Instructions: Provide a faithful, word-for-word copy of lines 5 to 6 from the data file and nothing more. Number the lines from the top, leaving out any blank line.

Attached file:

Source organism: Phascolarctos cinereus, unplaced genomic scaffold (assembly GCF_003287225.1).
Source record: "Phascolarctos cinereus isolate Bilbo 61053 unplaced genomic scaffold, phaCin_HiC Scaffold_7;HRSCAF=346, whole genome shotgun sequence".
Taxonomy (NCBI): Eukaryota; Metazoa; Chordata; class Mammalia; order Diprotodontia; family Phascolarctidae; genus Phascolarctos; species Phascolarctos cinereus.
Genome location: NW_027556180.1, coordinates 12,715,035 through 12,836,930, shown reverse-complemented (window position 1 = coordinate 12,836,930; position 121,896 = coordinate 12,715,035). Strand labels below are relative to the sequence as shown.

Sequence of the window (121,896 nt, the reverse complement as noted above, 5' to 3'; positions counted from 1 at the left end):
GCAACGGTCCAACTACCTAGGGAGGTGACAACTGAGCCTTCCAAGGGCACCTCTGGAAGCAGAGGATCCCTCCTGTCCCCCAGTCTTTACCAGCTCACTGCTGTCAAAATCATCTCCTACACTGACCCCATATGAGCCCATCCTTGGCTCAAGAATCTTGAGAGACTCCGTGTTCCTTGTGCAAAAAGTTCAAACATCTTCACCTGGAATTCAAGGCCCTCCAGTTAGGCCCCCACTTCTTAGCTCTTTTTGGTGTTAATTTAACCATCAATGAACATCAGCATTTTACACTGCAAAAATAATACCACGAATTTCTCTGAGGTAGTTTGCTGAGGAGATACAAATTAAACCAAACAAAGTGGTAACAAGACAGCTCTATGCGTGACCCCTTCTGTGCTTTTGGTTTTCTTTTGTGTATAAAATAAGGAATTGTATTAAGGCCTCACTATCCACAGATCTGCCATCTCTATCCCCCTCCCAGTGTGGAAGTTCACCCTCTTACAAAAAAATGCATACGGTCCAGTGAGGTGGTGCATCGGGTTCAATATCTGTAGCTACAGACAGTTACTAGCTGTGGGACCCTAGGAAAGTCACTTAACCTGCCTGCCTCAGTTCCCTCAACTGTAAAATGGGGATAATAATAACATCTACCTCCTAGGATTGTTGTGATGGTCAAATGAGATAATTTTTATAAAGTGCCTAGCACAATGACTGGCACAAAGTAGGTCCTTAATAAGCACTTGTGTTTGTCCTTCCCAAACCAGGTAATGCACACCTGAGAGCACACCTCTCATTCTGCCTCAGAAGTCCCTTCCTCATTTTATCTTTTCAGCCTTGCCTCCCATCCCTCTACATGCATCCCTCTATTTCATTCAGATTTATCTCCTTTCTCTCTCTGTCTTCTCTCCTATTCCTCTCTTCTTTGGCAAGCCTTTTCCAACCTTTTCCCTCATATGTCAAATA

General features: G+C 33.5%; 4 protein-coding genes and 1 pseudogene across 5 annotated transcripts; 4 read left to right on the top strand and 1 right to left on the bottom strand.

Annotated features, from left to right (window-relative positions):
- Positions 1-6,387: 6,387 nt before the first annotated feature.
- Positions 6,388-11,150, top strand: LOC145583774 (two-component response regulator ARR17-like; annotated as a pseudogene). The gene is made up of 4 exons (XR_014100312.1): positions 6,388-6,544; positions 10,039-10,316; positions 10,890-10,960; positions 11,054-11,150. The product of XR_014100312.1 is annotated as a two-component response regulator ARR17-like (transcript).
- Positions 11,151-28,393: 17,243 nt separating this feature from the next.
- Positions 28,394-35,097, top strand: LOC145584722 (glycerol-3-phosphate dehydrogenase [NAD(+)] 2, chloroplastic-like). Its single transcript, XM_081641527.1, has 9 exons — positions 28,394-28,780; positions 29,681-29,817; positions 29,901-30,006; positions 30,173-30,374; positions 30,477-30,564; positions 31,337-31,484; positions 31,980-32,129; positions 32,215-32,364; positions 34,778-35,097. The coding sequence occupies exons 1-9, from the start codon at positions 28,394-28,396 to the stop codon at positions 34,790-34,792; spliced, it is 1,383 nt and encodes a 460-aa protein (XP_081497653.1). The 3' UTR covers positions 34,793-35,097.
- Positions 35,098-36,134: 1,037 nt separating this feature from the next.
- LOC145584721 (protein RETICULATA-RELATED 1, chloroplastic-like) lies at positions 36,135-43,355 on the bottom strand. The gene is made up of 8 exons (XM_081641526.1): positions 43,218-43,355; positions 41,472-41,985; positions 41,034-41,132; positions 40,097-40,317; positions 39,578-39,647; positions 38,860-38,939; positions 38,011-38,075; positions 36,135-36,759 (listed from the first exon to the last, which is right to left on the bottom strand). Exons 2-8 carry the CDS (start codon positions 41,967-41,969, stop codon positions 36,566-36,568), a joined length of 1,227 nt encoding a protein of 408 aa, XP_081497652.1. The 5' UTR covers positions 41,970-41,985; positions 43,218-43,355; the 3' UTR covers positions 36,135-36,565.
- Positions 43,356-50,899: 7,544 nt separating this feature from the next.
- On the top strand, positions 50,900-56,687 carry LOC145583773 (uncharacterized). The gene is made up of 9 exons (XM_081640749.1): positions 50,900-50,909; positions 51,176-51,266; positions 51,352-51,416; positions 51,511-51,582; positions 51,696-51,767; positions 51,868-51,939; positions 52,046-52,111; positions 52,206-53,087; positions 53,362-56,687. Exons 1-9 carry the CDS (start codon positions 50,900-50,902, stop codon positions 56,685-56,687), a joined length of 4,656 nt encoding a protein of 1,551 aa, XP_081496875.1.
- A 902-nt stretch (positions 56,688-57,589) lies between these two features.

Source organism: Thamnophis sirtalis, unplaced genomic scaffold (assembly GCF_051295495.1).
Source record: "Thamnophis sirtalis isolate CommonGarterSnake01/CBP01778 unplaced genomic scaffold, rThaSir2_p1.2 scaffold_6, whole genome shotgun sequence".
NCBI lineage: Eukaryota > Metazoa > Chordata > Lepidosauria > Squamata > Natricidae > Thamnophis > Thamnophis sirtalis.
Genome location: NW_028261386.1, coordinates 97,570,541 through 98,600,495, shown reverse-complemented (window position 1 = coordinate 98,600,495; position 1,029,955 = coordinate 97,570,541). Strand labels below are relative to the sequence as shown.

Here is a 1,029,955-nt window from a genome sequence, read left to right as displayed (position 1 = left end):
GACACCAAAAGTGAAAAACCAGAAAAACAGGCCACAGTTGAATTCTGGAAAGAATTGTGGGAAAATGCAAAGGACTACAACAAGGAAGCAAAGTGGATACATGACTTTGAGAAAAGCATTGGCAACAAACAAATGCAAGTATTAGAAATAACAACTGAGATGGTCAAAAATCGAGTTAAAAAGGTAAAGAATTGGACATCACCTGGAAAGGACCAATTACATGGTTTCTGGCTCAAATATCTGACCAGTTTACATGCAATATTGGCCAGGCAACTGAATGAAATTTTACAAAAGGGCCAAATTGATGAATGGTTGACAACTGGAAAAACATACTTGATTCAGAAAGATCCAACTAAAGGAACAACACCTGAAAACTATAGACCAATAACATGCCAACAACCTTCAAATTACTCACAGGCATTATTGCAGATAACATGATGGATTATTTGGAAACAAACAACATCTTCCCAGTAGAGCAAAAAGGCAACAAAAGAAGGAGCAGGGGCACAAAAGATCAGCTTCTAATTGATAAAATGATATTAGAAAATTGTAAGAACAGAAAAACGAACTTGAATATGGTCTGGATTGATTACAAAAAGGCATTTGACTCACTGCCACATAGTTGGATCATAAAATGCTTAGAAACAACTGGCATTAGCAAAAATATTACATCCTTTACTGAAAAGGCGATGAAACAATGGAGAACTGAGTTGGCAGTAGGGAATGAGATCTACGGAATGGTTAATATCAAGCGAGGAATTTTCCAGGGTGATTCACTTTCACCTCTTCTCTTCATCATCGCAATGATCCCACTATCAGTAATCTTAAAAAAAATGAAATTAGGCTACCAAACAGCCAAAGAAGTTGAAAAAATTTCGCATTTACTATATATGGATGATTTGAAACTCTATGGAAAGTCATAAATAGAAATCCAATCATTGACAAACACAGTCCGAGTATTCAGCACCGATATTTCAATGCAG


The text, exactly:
Sequence of the window (121,896 nt, the reverse complement as noted above, 5' to 3'; positions counted from 1 at the left end):
GCAACGGTCCAACTACCTAGGGAGGTGACAACTGAGCCTTCCAAGGGCACCTCTGGAAGCAGAGGATCCCTCCTGTCCCCCAGTCTTTACCAGCTCACTGCTGTCAAAATCATCTCCTACACTGACCCCATATGAGCCCATCCTTGGCTCAAGAATCTTGAGAGACTCCGTGTTCCTTGTGCAAAAAGTTCAAACATCTTCACCTGGAATTCAAGGCCCTCCAGTTAGGCCCCCACTTCTTAGCTCTTTTTGGTGTTAATTTAACCATCAATGAACATCAGCATTTTACACTGCAAAAATAATACCACGAATTTCTCTGAGGTAGTTTGCTGAGGAGATACAAATTAAACCAAACAAAGTGGTAACAAGACAGCTCTATGCGTGACCCCTTCTGTGCTTTTGGTTTTCTTTTGTGTATAAAATAAGGAATTGTATTAAGGCCTCACTATCCACAGATCTGCCATCTCTATCCCCCTCCCAGTGTGGAAGTTCACCCTCTTACAAAAAAATGCATACGGTCCAGTGAGGTGGTGCATCGGGTTCAATATCTGTAGCTACAGACAGTTACTAGCTGTGGGACCCTAGGAAAGTCACTTAACCTGCCTGCCTCAGTTCCCTCAACTGTAAAATGGGGATAATAATAACATCTACCTCCTAGGATTGTTGTGATGGTCAAATGAGATAATTTTTATAAAGTGCCTAGCACAATGACTGGCACAAAGTAGGTCCTTAATAAGCACTTGTGTTTGTCCTTCCCAAACCAGGTAATGCACACCTGAGAGCACACCTCTCATTCTGCCTCAGAAGTCCCTTCCTCATTTTATCTTTTCAGCCTTGCCTCCCATCCCTCTACATGCATCCCTCTATTTCATTCAGATTTATCTCCTTTCTCTCTCTGTCTTCTCTCCTATTCCTCTCTTCTTTGGCAAGCCTTTTCCAACCTTTTCCCTCATATGTCAAATA